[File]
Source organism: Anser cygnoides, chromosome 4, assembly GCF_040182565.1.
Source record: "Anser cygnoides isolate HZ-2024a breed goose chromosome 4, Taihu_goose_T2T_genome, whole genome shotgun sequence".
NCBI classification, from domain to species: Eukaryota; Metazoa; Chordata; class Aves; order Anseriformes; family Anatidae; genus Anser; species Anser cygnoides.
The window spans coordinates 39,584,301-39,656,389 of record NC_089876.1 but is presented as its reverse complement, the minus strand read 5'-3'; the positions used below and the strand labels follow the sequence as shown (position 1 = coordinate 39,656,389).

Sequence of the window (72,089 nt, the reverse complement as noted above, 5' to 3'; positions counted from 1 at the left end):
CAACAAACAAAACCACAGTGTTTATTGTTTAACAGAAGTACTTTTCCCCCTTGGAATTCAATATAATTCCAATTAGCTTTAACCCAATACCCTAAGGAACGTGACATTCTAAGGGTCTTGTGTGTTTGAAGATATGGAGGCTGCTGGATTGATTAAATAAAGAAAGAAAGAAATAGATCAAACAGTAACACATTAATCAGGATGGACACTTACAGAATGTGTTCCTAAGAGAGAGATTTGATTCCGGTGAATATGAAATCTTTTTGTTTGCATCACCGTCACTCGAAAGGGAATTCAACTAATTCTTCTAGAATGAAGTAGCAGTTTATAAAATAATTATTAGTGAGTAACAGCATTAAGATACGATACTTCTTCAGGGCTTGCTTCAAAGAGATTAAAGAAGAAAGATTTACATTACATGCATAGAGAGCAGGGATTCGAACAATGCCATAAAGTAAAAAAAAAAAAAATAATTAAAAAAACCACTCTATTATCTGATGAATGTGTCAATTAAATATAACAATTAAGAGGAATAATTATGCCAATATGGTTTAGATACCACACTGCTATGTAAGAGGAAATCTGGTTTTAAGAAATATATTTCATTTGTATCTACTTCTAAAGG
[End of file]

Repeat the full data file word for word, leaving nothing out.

Source organism: Anser cygnoides, chromosome 4, assembly GCF_040182565.1.
Source record: "Anser cygnoides isolate HZ-2024a breed goose chromosome 4, Taihu_goose_T2T_genome, whole genome shotgun sequence".
NCBI classification, from domain to species: Eukaryota; Metazoa; Chordata; class Aves; order Anseriformes; family Anatidae; genus Anser; species Anser cygnoides.
The window spans coordinates 39,584,301-39,656,389 of record NC_089876.1 but is presented as its reverse complement, the minus strand read 5'-3'; the positions used below and the strand labels follow the sequence as shown (position 1 = coordinate 39,656,389).

Sequence of the window (72,089 nt, the reverse complement as noted above, 5' to 3'; positions counted from 1 at the left end):
CAACAAACAAAACCACAGTGTTTATTGTTTAACAGAAGTACTTTTCCCCCTTGGAATTCAATATAATTCCAATTAGCTTTAACCCAATACCCTAAGGAACGTGACATTCTAAGGGTCTTGTGTGTTTGAAGATATGGAGGCTGCTGGATTGATTAAATAAAGAAAGAAAGAAATAGATCAAACAGTAACACATTAATCAGGATGGACACTTACAGAATGTGTTCCTAAGAGAGAGATTTGATTCCGGTGAATATGAAATCTTTTTGTTTGCATCACCGTCACTCGAAAGGGAATTCAACTAATTCTTCTAGAATGAAGTAGCAGTTTATAAAATAATTATTAGTGAGTAACAGCATTAAGATACGATACTTCTTCAGGGCTTGCTTCAAAGAGATTAAAGAAGAAAGATTTACATTACATGCATAGAGAGCAGGGATTCGAACAATGCCATAAAGTAAAAAAAAAAAAAATAATTAAAAAAACCACTCTATTATCTGATGAATGTGTCAATTAAATATAACAATTAAGAGGAATAATTATGCCAATATGGTTTAGATACCACACTGCTATGTAAGAGGAAATCTGGTTTTAAGAAATATATTTCATTTGTATCTACTTCTAAAGG